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4-8 triplett video artBy Eric Triplett

We love working on projects we can record and share through the Internet.  At The Pond Digger (Yucaipa, Calif.), we’ve always believed that these videos help our prospective clients make informed decisions about what they want to do in their backyards.  That’s why we generally keep them pretty basic.

At the same time, we’ve always believed that our videos have value in a professional context, particularly for training of new staff in what happens on the job site as a pond project unfolds.  That’s why we’ve worked with WaterShapes for a couple years now, linking to videos while offering brief introductory texts that underscore key points we see as having value to those who design and build ponds for a living.

I’m confident that we do everything at a high level and communicate our processes with conviction, but I’m also grounded enough to know that some probably see our videos as no more than an instructive point of departure:  “This is how these guys do it; this is how we do it better.”  However it works, my hope is that great ponds are the result.  

In this new video series on waterfall construction, however, there’s a sharper edge:  This time, we explicitly address folks who stand somewhere between typical pond consumers and pond professionals – that is, the do-it-yourselfers who want a pond and have the ambition to make things happen on their own.  But not exactly:  Our sense with this particular class and scale of project is that it’s out of reach for all but the most determined amateurs, and we want even those super-do-it-yourselfers to know just how hard it is to produce naturalistic results when it comes to outfitting a long slope with a series of pools and cascades.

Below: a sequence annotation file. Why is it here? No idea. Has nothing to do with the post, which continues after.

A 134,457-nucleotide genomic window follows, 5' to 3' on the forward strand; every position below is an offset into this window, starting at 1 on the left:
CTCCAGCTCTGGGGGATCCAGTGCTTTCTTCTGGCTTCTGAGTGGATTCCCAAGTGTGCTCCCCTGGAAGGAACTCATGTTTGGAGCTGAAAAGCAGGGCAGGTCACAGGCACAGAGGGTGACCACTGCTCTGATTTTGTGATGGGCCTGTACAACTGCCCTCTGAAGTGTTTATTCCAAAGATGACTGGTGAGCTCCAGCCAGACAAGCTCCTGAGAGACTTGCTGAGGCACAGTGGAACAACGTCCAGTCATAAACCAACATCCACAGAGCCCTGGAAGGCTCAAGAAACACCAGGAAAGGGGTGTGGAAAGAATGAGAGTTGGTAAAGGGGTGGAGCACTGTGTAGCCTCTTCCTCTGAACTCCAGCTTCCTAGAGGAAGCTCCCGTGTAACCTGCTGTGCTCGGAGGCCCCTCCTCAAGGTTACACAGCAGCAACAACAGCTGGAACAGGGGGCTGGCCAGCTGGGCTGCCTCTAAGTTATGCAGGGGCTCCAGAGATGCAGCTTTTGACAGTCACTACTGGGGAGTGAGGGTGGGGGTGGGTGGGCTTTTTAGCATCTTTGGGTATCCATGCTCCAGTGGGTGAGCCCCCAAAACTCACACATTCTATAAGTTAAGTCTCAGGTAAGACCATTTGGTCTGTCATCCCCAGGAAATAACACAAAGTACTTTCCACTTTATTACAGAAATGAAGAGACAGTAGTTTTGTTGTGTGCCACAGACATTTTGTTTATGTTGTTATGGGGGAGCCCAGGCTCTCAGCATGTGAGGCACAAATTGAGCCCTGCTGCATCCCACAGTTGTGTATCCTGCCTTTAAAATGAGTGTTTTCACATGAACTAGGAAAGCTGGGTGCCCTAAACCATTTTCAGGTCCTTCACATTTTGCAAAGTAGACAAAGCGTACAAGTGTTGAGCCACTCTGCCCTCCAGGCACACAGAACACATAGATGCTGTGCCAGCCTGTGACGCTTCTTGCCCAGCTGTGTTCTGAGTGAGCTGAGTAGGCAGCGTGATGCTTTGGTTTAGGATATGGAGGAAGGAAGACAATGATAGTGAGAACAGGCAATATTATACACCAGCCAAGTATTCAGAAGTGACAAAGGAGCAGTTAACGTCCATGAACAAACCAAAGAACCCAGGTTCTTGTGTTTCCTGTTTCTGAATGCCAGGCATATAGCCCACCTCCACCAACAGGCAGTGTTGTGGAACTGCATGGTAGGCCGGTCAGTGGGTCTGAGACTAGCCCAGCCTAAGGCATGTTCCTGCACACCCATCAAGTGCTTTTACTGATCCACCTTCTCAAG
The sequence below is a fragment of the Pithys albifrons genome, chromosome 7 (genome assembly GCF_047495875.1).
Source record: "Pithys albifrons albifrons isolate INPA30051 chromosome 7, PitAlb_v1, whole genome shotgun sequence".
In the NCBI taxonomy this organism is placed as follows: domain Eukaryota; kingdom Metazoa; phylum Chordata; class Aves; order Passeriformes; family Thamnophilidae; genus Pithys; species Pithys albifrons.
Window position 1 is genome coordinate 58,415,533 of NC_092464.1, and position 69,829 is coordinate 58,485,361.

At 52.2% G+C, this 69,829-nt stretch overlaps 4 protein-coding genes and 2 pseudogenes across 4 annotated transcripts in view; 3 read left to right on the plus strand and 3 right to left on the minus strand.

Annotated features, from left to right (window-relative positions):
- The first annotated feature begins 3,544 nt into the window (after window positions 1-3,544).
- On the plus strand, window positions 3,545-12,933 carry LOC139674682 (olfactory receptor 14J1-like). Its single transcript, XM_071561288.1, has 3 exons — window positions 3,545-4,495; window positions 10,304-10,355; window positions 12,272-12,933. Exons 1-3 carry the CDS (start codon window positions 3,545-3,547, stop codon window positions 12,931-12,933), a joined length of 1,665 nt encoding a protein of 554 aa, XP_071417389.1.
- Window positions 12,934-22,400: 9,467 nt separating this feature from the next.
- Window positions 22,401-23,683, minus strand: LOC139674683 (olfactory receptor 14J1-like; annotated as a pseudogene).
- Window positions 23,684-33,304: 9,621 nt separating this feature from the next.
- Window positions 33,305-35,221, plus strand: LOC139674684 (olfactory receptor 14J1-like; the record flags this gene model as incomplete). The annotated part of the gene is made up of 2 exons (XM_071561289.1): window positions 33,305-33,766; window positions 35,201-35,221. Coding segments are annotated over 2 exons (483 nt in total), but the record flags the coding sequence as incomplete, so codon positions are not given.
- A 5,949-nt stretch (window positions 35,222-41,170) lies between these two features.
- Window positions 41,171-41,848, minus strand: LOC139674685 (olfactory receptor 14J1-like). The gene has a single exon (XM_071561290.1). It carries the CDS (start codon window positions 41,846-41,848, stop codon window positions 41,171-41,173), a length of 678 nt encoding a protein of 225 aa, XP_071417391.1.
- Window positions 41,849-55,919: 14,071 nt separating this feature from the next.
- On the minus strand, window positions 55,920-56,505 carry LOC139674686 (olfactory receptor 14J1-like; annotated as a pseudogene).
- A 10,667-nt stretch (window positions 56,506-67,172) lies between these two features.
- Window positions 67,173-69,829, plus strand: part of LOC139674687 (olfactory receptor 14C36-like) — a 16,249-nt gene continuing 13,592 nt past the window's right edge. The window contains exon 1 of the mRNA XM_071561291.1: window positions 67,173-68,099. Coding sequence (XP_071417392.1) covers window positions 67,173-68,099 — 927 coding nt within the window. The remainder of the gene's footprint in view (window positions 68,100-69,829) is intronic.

Take this video’s discussion of reservoir sizing:  We’re completely clear in defining what’s needed, but the concept of water in transit is intimidating to novices, and we don’t pull any punches in expressing how important it is to nail this part of the project.  We also talk about leveling and the need for extensive overdigging – the hard, dirty work involved in such a project – all by way of persuading untested amateurs to think twice before jumping in.

Our last video series, on frog ponds, covered something within reach of any ambitious homeowner.  But the hillside project we’re covering this time?  My desire is to teach the capable (including professional watershapers) while convincing those who might be getting in over their heads to call in the cavalry.

To get the lay of the land and see how this project starts, click here.

 

Eric Triplett is founder and chief executive officer at The Pond Digger Waterscape Design & Construction in Yucaipa, Calif.  He may be reached at [email protected] ponddigger.com.

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